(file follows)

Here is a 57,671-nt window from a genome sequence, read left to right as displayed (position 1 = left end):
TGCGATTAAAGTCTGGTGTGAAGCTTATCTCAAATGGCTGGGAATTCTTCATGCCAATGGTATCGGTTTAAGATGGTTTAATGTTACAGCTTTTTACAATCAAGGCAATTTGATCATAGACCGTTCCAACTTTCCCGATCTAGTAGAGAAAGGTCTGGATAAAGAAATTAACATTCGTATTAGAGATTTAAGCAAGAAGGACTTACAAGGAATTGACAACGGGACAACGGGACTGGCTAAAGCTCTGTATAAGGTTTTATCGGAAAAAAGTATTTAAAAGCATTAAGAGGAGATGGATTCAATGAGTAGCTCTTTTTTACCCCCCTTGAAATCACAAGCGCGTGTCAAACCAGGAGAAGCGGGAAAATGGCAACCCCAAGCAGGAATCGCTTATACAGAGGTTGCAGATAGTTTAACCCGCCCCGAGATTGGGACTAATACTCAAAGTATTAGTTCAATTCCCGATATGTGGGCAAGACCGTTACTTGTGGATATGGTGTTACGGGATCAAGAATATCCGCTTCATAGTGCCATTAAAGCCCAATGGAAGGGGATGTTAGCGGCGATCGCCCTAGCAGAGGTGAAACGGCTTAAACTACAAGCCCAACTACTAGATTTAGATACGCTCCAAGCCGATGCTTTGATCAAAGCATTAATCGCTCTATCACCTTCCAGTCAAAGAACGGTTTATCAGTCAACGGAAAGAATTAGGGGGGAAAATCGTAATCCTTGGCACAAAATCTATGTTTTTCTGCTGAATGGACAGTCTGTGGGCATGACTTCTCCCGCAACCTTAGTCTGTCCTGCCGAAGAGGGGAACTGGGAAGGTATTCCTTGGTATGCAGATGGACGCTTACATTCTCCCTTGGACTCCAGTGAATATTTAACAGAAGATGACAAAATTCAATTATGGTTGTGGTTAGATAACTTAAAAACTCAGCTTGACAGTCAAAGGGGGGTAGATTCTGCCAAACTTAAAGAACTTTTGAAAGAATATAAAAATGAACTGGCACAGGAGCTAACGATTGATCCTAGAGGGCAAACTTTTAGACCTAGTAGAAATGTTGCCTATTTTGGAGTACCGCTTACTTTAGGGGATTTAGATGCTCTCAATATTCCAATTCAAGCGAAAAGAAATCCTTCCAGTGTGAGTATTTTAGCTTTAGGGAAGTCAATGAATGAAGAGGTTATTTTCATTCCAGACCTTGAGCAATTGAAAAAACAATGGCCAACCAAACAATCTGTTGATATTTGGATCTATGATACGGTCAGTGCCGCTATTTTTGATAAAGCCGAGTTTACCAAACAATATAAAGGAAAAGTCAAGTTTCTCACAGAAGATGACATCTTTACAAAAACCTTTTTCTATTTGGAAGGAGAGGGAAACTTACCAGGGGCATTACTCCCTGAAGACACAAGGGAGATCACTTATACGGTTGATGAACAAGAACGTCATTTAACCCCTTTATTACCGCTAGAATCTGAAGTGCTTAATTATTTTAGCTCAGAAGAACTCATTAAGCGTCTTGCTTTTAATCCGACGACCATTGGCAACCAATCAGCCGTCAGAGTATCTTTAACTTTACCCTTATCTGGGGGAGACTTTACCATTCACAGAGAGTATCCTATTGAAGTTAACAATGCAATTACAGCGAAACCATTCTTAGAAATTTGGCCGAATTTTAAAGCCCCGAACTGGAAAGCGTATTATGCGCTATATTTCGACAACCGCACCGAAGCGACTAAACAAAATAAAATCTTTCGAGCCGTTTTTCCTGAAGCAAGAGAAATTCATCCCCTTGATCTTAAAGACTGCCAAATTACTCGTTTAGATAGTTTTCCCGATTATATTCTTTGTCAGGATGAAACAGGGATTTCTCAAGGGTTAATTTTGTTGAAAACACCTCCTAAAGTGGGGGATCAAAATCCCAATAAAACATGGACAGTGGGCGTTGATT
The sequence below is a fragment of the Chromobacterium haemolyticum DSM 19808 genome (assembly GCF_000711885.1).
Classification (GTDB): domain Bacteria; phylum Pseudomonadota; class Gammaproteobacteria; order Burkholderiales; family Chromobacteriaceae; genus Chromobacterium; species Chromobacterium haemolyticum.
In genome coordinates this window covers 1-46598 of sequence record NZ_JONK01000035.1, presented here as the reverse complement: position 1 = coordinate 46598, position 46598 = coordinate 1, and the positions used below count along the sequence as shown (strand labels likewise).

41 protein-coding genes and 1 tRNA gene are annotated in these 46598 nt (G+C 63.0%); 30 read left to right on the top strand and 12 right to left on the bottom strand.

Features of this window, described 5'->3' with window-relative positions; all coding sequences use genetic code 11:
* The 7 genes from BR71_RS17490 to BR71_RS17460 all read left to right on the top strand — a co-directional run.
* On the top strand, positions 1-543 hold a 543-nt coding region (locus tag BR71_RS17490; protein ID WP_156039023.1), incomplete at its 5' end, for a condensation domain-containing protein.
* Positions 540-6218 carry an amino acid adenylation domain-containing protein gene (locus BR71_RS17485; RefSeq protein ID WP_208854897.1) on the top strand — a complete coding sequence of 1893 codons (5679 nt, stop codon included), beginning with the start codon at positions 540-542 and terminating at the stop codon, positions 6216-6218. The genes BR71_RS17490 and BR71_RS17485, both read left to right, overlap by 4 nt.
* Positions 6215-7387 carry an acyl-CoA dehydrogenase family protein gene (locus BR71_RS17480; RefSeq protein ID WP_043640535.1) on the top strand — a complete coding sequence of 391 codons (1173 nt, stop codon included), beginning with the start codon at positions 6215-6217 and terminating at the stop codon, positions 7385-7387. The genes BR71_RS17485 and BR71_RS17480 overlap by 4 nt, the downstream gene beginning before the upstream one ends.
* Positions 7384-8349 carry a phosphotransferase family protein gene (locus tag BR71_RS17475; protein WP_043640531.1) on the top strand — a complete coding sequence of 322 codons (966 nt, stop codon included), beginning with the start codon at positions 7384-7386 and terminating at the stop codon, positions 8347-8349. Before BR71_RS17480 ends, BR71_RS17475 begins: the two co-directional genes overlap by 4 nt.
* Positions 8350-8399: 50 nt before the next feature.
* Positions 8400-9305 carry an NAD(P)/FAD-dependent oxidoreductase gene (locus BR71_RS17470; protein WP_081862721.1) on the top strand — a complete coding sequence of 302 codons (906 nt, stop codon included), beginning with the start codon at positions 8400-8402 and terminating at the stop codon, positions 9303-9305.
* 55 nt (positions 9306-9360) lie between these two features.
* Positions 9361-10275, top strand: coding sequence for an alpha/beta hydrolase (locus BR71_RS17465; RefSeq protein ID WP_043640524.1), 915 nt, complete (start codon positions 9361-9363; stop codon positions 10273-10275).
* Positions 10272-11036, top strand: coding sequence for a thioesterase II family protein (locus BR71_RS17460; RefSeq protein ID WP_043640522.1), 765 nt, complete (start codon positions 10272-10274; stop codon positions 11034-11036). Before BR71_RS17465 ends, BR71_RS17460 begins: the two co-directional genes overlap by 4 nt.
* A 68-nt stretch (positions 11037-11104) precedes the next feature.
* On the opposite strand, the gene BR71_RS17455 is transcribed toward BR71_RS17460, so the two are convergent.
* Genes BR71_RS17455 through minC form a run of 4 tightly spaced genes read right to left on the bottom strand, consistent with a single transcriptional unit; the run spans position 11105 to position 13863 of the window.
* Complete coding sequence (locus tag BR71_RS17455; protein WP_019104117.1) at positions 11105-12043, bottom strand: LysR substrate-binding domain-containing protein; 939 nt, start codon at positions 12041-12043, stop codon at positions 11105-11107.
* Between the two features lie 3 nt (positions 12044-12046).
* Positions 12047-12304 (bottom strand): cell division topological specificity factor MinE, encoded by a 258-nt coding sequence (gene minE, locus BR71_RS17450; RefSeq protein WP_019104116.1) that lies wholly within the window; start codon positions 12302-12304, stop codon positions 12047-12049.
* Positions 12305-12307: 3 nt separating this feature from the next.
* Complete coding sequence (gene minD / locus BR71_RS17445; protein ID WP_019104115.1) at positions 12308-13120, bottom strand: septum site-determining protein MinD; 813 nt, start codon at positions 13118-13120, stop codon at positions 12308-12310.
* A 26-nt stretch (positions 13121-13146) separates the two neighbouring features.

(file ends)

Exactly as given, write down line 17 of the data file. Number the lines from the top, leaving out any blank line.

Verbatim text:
* Positions 10272-11036, top strand: coding sequence for a thioesterase II family protein (locus BR71_RS17460; RefSeq protein ID WP_043640522.1), 765 nt, complete (start codon positions 10272-10274; stop codon positions 11034-11036). Before BR71_RS17465 ends, BR71_RS17460 begins: the two co-directional genes overlap by 4 nt.